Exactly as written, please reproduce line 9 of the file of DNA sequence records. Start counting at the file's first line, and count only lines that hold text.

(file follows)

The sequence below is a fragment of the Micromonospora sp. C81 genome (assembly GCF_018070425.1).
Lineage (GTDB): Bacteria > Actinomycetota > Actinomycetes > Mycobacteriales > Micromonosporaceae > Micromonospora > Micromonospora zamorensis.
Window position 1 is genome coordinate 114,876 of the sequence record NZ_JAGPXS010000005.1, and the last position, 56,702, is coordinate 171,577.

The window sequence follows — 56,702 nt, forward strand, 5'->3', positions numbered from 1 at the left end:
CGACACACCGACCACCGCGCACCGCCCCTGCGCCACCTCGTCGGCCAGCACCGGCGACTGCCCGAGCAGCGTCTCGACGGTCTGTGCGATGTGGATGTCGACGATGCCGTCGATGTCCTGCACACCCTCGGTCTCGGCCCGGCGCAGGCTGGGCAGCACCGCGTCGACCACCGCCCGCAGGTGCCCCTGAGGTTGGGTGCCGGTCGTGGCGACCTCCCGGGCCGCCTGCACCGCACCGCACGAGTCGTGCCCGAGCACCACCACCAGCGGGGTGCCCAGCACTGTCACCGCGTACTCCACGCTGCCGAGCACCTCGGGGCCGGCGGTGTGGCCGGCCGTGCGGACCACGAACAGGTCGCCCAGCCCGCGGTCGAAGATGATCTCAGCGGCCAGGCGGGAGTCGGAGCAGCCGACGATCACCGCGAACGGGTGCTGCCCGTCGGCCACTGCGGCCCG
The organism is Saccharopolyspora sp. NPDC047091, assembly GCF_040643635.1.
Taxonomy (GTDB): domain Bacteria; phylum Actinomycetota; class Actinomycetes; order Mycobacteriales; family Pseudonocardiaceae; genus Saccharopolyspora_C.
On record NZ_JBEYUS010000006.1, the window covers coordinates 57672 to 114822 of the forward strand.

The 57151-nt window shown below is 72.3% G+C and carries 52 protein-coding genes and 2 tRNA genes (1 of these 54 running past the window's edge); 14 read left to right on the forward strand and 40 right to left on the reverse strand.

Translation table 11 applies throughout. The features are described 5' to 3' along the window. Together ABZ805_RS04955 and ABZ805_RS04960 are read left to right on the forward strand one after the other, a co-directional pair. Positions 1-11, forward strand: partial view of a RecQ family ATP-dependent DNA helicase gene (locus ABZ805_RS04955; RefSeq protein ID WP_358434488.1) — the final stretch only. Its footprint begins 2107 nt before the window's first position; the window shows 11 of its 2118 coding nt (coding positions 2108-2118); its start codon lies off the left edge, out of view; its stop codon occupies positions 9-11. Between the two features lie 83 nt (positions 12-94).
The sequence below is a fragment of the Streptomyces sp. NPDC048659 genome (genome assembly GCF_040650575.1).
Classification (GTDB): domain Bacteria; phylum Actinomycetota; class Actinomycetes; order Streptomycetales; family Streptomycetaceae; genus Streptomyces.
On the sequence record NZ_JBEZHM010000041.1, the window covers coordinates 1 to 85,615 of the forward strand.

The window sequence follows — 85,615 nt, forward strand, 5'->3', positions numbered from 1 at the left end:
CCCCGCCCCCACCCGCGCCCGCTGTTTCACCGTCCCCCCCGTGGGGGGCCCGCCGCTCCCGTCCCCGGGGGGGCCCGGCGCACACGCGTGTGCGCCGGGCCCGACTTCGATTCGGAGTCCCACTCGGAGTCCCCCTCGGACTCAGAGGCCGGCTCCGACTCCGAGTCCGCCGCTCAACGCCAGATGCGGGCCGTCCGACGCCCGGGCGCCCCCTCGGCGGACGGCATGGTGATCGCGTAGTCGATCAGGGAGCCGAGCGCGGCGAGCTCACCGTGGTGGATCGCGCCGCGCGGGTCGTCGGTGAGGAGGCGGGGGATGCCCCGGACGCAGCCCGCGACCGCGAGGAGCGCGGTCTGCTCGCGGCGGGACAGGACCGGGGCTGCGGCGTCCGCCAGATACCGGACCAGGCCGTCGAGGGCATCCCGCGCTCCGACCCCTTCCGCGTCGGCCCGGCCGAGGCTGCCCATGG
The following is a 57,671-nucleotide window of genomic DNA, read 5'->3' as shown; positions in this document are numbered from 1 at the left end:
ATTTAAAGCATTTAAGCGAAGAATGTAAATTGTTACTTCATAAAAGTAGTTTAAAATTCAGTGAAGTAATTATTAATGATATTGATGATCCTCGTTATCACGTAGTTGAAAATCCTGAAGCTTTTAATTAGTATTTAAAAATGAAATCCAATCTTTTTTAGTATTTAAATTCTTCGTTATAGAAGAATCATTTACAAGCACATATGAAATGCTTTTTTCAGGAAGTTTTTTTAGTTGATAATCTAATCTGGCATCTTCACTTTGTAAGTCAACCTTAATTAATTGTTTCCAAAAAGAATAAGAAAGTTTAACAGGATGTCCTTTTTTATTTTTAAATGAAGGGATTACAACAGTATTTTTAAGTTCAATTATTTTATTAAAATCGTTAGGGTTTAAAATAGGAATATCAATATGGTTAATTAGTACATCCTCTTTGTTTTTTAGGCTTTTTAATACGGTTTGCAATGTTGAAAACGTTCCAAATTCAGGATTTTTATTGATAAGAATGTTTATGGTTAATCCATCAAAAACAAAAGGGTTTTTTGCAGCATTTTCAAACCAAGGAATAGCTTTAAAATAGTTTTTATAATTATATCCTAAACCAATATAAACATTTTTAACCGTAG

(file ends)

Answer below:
The 57151-nt window shown below is 72.3% G+C and carries 52 protein-coding genes and 2 tRNA genes (1 of these 54 running past the window's edge); 14 read left to right on the forward strand and 40 right to left on the reverse strand.